Research Paper Volume 12, Issue 19 pp 19221—19232

Association of physical activity with chronic kidney disease: a systematic review and dose-response meta-analysis

Yongjian Zhu1, , Yongjun Bu1, , Guofu Zhang1, , Shibin Ding1, , Desheng Zhai1, , Zhongxiao Wan2, , Zengli Yu1,2, ,

  • 1 School of Public Health, Xinxiang Medical University, Xinxiang 453003, China
  • 2 School of Public Health, Zhengzhou University, Zhengzhou 450001, China

Received: May 22, 2020       Accepted: July 7, 2020       Published: October 7, 2020
How to Cite

Copyright: © 2020 Zhu et al. This is an open access article distributed under the terms of the Creative Commons Attribution License (CC BY 3.0), which permits unrestricted use, distribution, and reproduction in any medium, provided the original author and source are credited.


Background: The relationship between physical activity (PA) and chronic kidney disease (CKD) risk was inconsistent. We therefore conducted a systematic review and dose-response meta-analysis to comprehensively evaluate the association of PA and CKD.

Results: A total of 14 studies from 13 articles with 353,975 participants were included. By comparing the highest vs. the lowest level of PA, we found that PA was inversely associated with CKD risk (odds ratio [OR] = 0.94, 95% confidence interval [CI] = 0.91–0.98). Seven studies from 6 articles were included in dose–response analysis. Restricted cubic splines showed no evidence of a nonlinear dose–response relationship of PA and CKD risk (Pnonlinearity = 0.135). The risk of CKD was reduced by 2% (OR = 0.98, 95% CI = 0.96–1.00) with each 10 metabolic equivalent h/week increment of PA.

Conclusions: The findings demonstrated that the higher level of PA might have a protective effect against the risk of CKD.

Methods: Electronic databases PubMed and Embase were searched up to March 11, 2020. Observational studies investigated the relationship between PA and CKD risk with estimated effects (relative risk, hazard ratio, or OR) with 95 % CI among adults were included.


Chronic kidney disease (CKD) which is characterized as the loss of renal structure and function [1] has been recognized as one of the major public health. The global burden disease study 2017 found that CKD ranked as the 15th leading cause of death and resulted in more than 2.6 million deaths worldwide in 2017 [2]. Patients with CKD are at high risk of poor quality of life, anemia, infection, cognitive decline, bone disorders and fractures, as well as all-cause and cardiovascular mortality, which may result in huge social and economic burdens [37].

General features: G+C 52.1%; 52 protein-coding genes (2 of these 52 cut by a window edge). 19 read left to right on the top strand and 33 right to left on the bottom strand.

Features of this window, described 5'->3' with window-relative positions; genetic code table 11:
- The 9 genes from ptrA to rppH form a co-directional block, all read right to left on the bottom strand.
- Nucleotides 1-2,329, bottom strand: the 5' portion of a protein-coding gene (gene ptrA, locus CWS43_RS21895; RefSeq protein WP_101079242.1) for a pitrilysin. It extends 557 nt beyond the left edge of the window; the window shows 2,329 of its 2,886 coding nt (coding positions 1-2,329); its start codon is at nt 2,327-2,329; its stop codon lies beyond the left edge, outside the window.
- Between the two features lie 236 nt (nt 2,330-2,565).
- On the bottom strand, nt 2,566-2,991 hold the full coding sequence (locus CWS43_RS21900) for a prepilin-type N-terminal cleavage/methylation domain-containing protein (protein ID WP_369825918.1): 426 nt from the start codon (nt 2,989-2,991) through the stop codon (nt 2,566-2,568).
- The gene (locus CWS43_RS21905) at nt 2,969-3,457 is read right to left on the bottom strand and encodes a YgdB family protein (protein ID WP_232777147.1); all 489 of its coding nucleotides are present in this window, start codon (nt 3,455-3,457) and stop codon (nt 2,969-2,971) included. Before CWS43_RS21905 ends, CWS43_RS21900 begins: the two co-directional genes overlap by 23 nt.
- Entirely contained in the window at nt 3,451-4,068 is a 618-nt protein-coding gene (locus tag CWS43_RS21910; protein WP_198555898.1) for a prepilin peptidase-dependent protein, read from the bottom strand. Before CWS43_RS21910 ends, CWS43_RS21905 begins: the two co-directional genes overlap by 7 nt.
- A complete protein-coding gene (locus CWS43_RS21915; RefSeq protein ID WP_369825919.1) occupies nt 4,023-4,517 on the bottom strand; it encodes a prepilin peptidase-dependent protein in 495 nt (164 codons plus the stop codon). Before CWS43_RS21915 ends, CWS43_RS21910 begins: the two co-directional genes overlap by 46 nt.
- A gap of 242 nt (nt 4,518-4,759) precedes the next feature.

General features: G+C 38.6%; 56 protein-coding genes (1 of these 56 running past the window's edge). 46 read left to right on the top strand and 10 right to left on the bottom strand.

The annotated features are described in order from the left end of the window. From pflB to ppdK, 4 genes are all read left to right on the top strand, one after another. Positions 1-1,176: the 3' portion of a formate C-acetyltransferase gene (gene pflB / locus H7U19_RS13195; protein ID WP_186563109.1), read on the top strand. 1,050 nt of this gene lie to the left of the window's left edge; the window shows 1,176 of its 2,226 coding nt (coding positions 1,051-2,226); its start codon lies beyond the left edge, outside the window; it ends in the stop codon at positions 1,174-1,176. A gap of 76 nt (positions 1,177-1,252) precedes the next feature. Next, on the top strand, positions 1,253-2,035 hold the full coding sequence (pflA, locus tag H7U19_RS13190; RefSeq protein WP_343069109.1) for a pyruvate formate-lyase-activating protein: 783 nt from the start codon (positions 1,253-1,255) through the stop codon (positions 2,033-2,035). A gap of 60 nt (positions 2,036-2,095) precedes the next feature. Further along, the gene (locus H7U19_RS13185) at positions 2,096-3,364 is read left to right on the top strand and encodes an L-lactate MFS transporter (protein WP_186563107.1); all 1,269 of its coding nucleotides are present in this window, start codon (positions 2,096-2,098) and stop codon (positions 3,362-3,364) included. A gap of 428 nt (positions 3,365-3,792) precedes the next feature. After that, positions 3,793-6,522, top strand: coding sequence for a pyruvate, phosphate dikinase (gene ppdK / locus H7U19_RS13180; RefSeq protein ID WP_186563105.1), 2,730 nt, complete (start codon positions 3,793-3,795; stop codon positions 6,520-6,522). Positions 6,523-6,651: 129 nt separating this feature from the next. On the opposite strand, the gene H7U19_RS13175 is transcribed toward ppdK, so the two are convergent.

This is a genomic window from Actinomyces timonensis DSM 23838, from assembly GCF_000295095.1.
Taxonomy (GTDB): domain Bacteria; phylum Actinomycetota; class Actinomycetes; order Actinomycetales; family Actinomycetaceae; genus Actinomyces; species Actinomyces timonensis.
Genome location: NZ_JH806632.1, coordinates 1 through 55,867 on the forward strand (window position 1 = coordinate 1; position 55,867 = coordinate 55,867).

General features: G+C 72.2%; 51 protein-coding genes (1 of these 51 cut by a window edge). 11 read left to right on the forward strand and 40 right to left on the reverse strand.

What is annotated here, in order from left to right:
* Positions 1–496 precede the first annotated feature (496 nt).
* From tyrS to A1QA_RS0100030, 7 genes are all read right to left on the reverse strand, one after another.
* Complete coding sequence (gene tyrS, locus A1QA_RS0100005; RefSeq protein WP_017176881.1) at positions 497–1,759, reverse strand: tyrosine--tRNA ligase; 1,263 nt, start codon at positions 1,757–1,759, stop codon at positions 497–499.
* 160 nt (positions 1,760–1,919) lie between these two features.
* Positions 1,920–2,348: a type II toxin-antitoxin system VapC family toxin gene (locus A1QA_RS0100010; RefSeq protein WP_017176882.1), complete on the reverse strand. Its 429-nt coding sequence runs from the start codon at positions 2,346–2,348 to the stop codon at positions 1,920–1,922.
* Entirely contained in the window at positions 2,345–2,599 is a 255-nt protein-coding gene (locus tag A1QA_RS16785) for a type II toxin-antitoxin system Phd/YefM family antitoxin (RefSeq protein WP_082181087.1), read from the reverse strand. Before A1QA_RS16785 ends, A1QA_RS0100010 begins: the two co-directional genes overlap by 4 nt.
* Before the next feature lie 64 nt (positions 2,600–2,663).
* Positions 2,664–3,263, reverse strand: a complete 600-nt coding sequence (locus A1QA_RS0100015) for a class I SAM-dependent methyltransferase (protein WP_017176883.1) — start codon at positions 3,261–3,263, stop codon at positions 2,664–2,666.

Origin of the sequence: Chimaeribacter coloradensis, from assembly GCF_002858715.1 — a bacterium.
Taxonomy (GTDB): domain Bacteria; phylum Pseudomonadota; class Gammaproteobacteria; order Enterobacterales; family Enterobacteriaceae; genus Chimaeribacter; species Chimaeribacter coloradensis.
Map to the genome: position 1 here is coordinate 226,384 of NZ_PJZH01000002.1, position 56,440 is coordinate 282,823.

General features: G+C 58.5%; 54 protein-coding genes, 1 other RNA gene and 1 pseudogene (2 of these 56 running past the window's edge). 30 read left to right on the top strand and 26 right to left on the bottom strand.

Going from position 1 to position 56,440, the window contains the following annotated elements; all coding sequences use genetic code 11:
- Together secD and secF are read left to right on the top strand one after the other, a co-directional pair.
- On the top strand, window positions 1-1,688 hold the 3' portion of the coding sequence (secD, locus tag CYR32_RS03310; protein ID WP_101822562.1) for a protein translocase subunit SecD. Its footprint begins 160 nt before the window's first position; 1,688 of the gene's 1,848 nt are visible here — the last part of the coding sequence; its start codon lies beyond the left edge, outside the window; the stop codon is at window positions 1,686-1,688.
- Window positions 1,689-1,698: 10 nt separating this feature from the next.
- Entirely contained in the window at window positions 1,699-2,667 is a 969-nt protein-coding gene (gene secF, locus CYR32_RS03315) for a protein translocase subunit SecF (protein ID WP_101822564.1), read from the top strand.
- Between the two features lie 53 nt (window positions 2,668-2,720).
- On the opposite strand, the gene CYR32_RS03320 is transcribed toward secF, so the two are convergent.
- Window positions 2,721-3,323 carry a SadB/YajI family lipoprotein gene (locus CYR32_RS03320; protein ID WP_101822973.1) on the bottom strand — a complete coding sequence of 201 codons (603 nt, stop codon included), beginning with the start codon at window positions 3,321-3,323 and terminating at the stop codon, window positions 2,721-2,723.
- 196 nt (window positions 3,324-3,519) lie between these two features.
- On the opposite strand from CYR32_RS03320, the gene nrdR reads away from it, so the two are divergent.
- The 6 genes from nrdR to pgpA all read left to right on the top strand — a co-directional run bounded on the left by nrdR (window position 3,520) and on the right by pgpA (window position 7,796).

It is now identified that lack of physical activity (PA) is the fourth leading risk factor for global mortality [8]. The world health organization (WHO) suggested that PA is considered as a key contributor to prevent non-communicable diseases (NCDs) [9]. Previous evidence has indicated that a higher PA level was associated with reduced risk of cardiovascular disease, type 2 diabetes, and metabolic syndrome [1013]. The WHO also recommend that adults aged 18-64 year old should do at least 150 minutes of moderate-intensity PA per week to reduce the risk of NCDs [14]. PA also has been hypothesized as a modifiable risk factor for the development of CKD. Over the past 2 decades, a number of epidemiological studies have assessed the potential relationship between PA and CKD risk in various study populations [1527]. However, these results are still controversial. Therefore, we conducted the current systematic review and dose-response meta-analysis to comprehensively investigate the association of PA and CKD risk.


Characteristics of studies

The flow of study selection was presented in Figure 1. A total of 7,572 articles from PubMed and 1,163 articles from Embase were retrieved. After removing 158 duplicate publications, 8,577 articles were reviewed. Among them, 8,445 articles were excluded after the title and abstract review, leaving 132 articles for full-text review. Among them, 119 publications were excluded due to: reviews, no results provided the exposure or outcome, duplicate studies, no risk estimates, reviews or meta-analysis, and comment or conference article. Among the remaining 13 articles, one reported effect estimates for males and females, respectively [16]. Thus, totally 14 studies from 13 articles [1527] including 353,975 participants were included.

Flow diagram of screened, excluded, and analyzed publications.

Figure 1. Flow diagram of screened, excluded, and analyzed publications.

The main characters of the included studies are presented in Supplementary Table 1. Among them, 6 were cohort studies, and 8 studies were cross-sectional studies. For the measurement of PA, eight studies used standardized questionnaire and others adopted self-reported results. For the definition of CKD, the 7 studies defined eGFR < 60 mL/min/1.73 m2 or less as CKD, and the other 7 studies defined decreased eGFR and/or microproteinuria as CKD.

Quality assessment